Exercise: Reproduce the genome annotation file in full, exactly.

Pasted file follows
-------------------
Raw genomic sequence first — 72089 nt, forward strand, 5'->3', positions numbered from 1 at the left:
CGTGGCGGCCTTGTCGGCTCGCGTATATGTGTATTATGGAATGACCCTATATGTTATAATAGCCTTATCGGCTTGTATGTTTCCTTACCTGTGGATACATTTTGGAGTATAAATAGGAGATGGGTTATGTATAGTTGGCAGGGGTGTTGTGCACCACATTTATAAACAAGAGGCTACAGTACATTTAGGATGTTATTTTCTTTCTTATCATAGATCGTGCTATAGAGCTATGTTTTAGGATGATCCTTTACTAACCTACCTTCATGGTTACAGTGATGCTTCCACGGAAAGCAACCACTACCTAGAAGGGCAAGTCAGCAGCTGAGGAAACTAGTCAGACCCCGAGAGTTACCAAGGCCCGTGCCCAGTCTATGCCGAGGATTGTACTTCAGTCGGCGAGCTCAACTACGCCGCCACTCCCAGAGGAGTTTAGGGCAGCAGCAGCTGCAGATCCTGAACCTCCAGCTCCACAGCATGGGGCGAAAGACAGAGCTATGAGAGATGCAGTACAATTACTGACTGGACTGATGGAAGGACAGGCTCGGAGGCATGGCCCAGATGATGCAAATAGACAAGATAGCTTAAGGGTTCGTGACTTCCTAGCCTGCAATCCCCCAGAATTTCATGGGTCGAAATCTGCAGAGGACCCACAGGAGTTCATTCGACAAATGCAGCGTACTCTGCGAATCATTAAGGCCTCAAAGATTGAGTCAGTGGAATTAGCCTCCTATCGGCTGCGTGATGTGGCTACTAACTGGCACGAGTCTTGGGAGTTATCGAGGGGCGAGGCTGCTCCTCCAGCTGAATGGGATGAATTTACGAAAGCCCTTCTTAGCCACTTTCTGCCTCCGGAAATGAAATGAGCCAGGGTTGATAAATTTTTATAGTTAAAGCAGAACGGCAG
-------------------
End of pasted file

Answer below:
Raw genomic sequence first — 72089 nt, forward strand, 5'->3', positions numbered from 1 at the left:
CGTGGCGGCCTTGTCGGCTCGCGTATATGTGTATTATGGAATGACCCTATATGTTATAATAGCCTTATCGGCTTGTATGTTTCCTTACCTGTGGATACATTTTGGAGTATAAATAGGAGATGGGTTATGTATAGTTGGCAGGGGTGTTGTGCACCACATTTATAAACAAGAGGCTACAGTACATTTAGGATGTTATTTTCTTTCTTATCATAGATCGTGCTATAGAGCTATGTTTTAGGATGATCCTTTACTAACCTACCTTCATGGTTACAGTGATGCTTCCACGGAAAGCAACCACTACCTAGAAGGGCAAGTCAGCAGCTGAGGAAACTAGTCAGACCCCGAGAGTTACCAAGGCCCGTGCCCAGTCTATGCCGAGGATTGTACTTCAGTCGGCGAGCTCAACTACGCCGCCACTCCCAGAGGAGTTTAGGGCAGCAGCAGCTGCAGATCCTGAACCTCCAGCTCCACAGCATGGGGCGAAAGACAGAGCTATGAGAGATGCAGTACAATTACTGACTGGACTGATGGAAGGACAGGCTCGGAGGCATGGCCCAGATGATGCAAATAGACAAGATAGCTTAAGGGTTCGTGACTTCCTAGCCTGCAATCCCCCAGAATTTCATGGGTCGAAATCTGCAGAGGACCCACAGGAGTTCATTCGACAAATGCAGCGTACTCTGCGAATCATTAAGGCCTCAAAGATTGAGTCAGTGGAATTAGCCTCCTATCGGCTGCGTGATGTGGCTACTAACTGGCACGAGTCTTGGGAGTTATCGAGGGGCGAGGCTGCTCCTCCAGCTGAATGGGATGAATTTACGAAAGCCCTTCTTAGCCACTTTCTGCCTCCGGAAATGAAATGAGCCAGGGTTGATAAATTTTTATAGTTAAAGCAGAACGGCAG